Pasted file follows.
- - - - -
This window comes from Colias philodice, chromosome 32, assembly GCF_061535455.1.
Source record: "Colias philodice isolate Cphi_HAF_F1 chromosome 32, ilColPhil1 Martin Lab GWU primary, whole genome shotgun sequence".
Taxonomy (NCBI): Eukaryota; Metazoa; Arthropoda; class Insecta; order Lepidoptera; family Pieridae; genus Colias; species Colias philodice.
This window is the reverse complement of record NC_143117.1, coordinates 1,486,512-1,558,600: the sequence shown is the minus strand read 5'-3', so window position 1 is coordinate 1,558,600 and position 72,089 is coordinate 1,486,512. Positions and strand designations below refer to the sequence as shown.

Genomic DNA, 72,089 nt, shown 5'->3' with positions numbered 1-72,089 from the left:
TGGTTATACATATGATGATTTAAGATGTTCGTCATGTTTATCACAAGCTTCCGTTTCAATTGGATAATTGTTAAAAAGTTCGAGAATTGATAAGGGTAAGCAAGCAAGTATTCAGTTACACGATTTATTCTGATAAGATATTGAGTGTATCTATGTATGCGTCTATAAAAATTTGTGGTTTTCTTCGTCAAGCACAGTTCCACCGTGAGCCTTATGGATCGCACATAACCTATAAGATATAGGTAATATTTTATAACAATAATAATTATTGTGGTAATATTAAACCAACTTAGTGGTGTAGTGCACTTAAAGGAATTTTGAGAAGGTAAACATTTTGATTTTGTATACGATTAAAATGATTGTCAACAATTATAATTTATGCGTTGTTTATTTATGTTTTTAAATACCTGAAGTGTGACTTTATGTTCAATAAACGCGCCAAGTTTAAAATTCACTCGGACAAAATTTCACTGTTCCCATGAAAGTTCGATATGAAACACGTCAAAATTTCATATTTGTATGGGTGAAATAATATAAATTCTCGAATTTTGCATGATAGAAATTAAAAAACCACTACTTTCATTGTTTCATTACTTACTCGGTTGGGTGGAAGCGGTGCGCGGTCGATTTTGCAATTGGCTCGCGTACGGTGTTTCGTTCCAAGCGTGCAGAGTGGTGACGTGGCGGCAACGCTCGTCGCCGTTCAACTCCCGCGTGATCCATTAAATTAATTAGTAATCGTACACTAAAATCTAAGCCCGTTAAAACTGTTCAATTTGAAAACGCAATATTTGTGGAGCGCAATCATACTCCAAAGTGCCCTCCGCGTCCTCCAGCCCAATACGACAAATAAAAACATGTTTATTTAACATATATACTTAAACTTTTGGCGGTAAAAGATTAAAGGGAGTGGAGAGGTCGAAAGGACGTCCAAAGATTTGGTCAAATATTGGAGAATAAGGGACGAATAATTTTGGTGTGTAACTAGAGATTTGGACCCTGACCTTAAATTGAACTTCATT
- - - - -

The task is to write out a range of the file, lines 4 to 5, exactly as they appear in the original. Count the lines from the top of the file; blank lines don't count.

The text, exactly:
This window is the reverse complement of record NC_143117.1, coordinates 1,486,512-1,558,600: the sequence shown is the minus strand read 5'-3', so window position 1 is coordinate 1,558,600 and position 72,089 is coordinate 1,486,512. Positions and strand designations below refer to the sequence as shown.

Genomic DNA, 72,089 nt, shown 5'->3' with positions numbered 1-72,089 from the left: